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Tuesday, March 11, 2014

Branch Dieback in Olive Sign of Soil Disease

Q. We have a twenty year old olive tree in our front yard diagnosed with Verticillium wilt disease.
The north third of the tree appears to be healthy. If we remove this tree, what distance from the old hole is needed for the new tree? We would a replacement tree to provide shade. We are looking at oak, pine, ash, spruce or fir.  
Olive leaf drop and branch dieback may be a sign of verticillium wilt in olive.
A. That’s unfortunate. Hopefully the diagnosis was correct and it is not something else that caused it. The information you received about the disease sounds correct. This disease is present in the soil and enters the tree via the roots.
            Olive has very few pest problems and an excellent tree for the desert. Verticillium wilt disease is rare in olive here but does occur. Symptoms include the death and dieback of individual limbs for no apparent reason.
            Trees resistant to Verticillium wilt disease and good choices for you in our desert include live oak such as Heritage or holly oak, ornamental pear, European pear, honeylocust, apple, crabapple and any of the conifers such as pines.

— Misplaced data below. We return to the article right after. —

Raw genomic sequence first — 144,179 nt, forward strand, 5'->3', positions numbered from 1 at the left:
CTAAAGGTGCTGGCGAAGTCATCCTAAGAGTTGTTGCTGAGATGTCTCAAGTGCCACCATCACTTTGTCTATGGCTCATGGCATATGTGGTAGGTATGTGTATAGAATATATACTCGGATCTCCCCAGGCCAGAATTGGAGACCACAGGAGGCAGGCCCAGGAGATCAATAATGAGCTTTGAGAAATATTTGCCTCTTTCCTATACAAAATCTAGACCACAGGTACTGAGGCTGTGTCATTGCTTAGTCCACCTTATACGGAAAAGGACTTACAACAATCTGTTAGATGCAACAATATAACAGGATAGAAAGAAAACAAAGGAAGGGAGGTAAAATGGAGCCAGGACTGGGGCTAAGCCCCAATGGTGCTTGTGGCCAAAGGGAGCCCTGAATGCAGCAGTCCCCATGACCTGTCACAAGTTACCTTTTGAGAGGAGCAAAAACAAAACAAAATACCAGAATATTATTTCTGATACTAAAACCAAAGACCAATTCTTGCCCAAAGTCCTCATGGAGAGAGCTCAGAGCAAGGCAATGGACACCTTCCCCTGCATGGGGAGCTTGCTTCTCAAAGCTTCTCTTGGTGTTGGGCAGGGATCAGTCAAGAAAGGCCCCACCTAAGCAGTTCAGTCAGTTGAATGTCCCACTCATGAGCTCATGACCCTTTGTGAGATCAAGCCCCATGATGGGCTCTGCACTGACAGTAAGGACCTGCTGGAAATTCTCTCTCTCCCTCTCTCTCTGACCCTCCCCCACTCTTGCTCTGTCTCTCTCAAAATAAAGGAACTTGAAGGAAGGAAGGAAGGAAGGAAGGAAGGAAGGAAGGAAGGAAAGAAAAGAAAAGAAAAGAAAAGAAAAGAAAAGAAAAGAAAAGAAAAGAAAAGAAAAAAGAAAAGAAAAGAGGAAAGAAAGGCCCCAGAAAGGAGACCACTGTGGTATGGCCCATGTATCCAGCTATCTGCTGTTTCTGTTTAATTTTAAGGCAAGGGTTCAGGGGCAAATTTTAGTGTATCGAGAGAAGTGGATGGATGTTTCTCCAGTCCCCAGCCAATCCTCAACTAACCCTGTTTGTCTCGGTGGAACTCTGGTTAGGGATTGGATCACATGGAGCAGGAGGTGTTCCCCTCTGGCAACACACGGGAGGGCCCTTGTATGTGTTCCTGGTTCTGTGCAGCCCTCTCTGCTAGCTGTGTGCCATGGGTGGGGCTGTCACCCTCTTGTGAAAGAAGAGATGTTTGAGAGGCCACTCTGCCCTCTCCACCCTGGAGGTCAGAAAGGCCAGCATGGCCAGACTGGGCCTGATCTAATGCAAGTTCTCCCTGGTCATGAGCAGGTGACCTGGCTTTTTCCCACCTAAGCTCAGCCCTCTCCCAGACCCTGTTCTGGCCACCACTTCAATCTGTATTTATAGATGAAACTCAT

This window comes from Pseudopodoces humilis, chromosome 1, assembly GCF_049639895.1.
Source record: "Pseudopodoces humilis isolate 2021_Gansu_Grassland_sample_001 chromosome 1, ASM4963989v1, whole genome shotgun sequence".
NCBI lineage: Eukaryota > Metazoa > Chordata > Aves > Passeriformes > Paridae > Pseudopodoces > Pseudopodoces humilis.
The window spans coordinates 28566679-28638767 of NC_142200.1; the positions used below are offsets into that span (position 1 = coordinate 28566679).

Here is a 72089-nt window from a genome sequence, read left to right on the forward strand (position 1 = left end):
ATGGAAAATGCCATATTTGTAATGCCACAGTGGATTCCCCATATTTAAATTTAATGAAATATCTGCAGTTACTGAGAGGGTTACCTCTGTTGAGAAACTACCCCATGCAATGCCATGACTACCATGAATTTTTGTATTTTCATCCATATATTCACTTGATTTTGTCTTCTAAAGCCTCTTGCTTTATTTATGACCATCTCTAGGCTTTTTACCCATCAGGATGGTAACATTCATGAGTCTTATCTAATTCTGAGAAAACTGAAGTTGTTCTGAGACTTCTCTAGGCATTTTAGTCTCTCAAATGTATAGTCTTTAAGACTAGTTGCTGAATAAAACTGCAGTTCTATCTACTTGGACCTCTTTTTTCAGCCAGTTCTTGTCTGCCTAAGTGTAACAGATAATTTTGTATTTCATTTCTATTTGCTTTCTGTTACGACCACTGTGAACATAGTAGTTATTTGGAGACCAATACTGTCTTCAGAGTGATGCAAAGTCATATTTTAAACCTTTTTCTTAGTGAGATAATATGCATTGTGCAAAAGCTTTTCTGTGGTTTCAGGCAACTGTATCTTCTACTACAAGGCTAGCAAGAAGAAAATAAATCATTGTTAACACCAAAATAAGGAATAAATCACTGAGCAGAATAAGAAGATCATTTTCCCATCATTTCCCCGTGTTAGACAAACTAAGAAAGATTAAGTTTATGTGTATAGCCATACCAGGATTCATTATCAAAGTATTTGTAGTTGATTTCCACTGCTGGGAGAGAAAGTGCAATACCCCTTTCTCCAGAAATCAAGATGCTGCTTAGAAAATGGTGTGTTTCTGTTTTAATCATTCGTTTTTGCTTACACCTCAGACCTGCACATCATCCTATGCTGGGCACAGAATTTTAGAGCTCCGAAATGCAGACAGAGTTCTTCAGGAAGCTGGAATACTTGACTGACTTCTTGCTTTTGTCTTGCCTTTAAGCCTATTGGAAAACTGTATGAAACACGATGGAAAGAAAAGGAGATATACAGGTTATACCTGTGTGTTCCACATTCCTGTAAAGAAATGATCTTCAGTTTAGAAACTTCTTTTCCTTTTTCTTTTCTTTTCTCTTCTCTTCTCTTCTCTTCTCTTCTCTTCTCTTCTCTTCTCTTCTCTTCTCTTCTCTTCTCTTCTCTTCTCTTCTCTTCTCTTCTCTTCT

Eucalyptus is also resistant but a lot people do not like eucalyptus since it can be “messy”. I would not recommend spruce or firs since they do not grow well in our climate.
            If you want warmth from the winter sun then conifers (pine) or any evergreen tree (such as our southern oaks) is not a good choice for you. I would stay with ornamental pear or honeylocust for seasonal shade, disease resistance and good looks.
            If you stay with Verticillium resistant trees, planting in the same general area should not present a problem.

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